It would appear that residents matter the least, yet feel the biggest impact of tourism.
By George Cook
The battle for modern, industrial cities is one that has recently undergone a process of intensification. With increasing tourist visitor numbers, both local politicians and residents themselves have become ever more aware of the transformations that widespread tourism is bringing to their local communities.
Through the closure of local traditional shops and tacky, tourist marketed ones opening as their replacement, the unique culture of cities is at the mercy of the almost unstoppable force of globalisation.
Many of these cities are in European societies, where freedom of movement is made so easy through the Schengen Zone and the European Union. Amsterdam, Venice, and Barcelona have all seen social unrest and changes because of the surge in visitor numbers.
Whether it be through the introduction of Airbnb or the extensive availability of low cost flights, many socio-technological developments have abetted the rising popularity of tourism.
This has widened the opportunity to travel abroad for large sections of the British public and others across Europe, many of whom simply could not have afforded to do so previously.
The ways in which we travel has also influenced the rise in tourism. Many have taken advantage of the chance to go for a weekend getaway. This transformation in the temporality of tourism has contributed to the current situation whereby almost anyone can travel anywhere they choose.
As such, visitor numbers in Amsterdam have increased from 12 million in 2011 to 17 million in 2016, whilst inhabiting only 850,000 residents. The situation is even more stark in Venice where the number of residents only accumulates to 55,000 but 20 million tourists visit each year. For cities with these low resident populations, such disproportionate levels of tourism could prove hard to endure.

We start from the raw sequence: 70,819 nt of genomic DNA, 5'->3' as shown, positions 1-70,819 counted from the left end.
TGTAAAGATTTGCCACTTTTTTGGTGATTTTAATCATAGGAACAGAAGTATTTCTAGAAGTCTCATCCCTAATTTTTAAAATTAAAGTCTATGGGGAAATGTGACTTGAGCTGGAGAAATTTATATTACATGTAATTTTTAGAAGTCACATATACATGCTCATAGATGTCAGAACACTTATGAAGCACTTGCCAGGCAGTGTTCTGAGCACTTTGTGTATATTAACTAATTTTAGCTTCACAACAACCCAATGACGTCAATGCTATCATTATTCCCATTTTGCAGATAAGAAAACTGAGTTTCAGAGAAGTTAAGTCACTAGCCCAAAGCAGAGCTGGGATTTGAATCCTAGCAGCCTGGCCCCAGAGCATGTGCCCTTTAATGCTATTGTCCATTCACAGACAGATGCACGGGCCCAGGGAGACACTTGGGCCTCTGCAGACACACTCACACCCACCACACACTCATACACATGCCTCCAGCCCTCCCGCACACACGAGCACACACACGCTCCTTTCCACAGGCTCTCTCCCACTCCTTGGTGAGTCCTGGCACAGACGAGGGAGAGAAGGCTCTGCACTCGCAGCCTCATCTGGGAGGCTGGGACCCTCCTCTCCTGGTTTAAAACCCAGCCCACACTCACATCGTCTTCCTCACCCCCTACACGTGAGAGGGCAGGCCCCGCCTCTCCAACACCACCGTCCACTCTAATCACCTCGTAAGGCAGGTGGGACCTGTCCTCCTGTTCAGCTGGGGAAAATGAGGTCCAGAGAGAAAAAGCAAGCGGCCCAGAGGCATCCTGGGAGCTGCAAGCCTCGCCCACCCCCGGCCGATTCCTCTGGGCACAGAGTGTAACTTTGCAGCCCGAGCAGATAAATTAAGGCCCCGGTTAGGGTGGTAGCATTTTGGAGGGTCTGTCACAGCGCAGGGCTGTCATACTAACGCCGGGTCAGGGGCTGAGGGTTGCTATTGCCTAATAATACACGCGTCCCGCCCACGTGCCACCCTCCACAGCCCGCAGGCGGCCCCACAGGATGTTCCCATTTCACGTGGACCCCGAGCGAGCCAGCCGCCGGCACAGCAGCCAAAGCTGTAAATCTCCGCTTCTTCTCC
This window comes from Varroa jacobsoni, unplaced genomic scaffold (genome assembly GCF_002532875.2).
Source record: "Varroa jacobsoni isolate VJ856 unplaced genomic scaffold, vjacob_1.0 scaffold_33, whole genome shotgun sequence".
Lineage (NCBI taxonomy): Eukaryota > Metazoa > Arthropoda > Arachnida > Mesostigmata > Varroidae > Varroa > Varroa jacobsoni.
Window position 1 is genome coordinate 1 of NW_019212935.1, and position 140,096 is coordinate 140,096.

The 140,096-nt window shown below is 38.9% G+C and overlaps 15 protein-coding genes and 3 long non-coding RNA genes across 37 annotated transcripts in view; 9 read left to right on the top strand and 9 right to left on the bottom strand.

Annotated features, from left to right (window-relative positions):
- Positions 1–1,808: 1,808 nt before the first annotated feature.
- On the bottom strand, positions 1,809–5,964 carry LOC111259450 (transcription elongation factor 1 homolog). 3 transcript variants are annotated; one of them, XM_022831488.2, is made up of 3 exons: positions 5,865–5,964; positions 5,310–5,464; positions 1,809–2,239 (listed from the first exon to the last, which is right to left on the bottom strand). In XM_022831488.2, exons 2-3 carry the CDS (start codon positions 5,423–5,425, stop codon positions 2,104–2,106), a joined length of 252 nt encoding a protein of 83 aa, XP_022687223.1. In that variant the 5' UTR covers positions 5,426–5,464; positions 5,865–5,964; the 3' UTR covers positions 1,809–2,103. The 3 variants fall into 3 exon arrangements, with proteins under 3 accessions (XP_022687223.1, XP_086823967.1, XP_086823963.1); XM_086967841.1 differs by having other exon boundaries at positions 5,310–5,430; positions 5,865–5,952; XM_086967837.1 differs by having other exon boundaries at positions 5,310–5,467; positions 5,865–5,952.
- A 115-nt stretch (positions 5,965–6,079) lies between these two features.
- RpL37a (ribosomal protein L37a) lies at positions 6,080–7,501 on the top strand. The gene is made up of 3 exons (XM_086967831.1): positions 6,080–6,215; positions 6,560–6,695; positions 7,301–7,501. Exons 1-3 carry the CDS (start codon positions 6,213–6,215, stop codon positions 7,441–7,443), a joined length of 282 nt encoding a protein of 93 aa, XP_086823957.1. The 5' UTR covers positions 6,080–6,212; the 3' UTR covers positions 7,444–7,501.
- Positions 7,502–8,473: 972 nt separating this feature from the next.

If cities like Amsterdam are to become more liveable for those who reside there, then a greater balance needs to be achieved between economic prosperity through tourism, and a realisation that people’s quality of life across all aspects of society matters.
Sustainability is also an important aspect that needs to be considered. With such a high volume of visitors, noise and fuel pollution will increase, having a detrimental impact on the health of people and the environment. Tourism is an industry that needs to become more environmentally friendly, but that task will be made far harder if cities like Amsterdam, Venice and Barcelona continue to be bombarded by the influx of tourists.
But what, if any, measures can respect both the right of tourists to experience new environments, and also the capacity for residents to live a peaceful life without too much intrusion? After several anti-tourism marches and debates about the impact of tourism occurring in these cities, a number of proposals have been considered.
Amsterdam has recently limited the number of shops targeting tourists in the city centre. Whilst these restrictions are clearly going to make Amsterdam appear more like the home that locals long for, it will surely have some impact upon economic development. Tourist revenue amasses to a considerable proportion of Amsterdam’s economy; the case in most modern cities. Limiting the extent to which the tourist industry can effectively operate is likely to result in more substantial long-term consequences, but it is a step that needs to be taken.
Tourism, like the process of globalisation, is a force that is hard to prevent. Whilst local people continue to be angered by the volume of visitor’s day after day, the monetary benefits of the tourist industry will continue to conquer the concerns of the people. It would appear that residents matter the least, yet feel the biggest impact of tourism.